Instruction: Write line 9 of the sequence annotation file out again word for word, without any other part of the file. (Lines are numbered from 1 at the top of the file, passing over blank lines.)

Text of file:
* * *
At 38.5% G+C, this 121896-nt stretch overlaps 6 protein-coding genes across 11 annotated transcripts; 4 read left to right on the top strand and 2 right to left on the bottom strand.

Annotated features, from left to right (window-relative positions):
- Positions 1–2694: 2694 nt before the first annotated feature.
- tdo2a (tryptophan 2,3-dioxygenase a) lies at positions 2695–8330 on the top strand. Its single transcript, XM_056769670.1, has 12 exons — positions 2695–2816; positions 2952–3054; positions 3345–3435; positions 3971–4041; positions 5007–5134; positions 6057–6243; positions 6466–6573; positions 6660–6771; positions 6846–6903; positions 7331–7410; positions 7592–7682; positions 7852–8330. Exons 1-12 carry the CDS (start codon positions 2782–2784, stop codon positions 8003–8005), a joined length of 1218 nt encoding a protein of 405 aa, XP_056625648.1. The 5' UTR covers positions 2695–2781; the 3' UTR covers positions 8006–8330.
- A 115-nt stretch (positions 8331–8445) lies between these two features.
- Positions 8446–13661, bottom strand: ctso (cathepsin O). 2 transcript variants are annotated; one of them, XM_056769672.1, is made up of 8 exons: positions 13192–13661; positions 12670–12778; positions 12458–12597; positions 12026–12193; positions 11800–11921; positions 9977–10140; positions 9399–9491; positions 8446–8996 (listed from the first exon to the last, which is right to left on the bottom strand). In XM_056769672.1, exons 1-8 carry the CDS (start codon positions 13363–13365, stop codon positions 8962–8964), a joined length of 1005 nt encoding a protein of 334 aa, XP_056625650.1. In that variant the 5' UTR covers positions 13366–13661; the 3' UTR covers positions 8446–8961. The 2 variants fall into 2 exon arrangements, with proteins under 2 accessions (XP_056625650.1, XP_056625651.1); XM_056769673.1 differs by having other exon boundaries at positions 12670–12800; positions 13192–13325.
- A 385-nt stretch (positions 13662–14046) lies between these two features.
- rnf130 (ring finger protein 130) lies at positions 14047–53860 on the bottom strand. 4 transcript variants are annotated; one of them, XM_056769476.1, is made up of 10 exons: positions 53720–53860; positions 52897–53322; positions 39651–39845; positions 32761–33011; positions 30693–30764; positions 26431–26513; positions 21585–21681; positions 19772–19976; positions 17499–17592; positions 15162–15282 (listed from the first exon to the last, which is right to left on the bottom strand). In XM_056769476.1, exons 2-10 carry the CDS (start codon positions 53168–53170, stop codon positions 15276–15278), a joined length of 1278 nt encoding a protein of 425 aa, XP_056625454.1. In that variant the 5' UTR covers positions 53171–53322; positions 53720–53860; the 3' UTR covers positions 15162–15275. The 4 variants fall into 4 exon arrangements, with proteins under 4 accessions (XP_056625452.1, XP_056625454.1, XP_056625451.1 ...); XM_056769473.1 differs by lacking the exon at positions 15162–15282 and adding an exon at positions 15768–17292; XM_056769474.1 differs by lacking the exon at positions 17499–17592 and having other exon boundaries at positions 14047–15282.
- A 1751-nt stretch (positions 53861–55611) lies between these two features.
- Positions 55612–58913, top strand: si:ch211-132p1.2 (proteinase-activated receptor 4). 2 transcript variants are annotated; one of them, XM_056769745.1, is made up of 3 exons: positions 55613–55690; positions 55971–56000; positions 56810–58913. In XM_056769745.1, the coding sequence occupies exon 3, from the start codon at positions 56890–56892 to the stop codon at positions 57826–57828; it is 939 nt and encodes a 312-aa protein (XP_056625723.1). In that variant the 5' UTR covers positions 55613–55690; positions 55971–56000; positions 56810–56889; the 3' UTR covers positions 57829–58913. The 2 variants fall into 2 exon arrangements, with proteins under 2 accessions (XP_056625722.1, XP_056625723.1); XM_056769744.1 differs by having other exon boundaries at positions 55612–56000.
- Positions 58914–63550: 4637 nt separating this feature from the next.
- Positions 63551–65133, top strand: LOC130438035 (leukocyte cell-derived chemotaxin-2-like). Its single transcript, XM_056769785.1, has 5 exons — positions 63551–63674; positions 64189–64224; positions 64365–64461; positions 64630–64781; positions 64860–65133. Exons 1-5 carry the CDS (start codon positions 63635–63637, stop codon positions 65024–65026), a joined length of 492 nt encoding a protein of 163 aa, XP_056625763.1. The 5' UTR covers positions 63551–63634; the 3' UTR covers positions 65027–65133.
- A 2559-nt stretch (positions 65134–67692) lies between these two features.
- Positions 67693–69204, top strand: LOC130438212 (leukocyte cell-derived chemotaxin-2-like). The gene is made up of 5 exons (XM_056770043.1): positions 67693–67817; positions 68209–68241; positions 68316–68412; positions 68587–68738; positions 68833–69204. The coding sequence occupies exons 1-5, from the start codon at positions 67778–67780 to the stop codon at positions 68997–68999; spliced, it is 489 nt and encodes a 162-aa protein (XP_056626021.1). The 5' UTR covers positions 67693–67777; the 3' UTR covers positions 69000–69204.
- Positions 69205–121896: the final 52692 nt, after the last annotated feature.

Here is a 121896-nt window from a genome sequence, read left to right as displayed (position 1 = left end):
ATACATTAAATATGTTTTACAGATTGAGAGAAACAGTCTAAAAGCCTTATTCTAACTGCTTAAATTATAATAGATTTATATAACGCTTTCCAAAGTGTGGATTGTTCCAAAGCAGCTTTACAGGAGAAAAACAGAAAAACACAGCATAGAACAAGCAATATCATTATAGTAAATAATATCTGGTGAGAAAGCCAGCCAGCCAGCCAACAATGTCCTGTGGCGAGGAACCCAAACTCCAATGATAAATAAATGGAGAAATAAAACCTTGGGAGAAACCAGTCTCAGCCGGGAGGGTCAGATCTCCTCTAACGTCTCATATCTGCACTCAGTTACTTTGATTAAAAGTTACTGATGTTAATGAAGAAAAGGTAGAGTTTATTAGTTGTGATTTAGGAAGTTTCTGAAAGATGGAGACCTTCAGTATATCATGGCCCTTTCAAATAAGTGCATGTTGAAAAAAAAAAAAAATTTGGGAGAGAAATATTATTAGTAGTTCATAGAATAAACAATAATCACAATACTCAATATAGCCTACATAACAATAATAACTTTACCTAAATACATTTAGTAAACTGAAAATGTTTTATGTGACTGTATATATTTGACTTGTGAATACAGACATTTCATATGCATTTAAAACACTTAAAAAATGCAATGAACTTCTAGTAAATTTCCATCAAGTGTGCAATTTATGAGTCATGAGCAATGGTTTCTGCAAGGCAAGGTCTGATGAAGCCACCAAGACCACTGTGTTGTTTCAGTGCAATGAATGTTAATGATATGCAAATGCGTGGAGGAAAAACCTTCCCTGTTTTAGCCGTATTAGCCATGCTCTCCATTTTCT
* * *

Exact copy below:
- A 1751-nt stretch (positions 53861–55611) lies between these two features.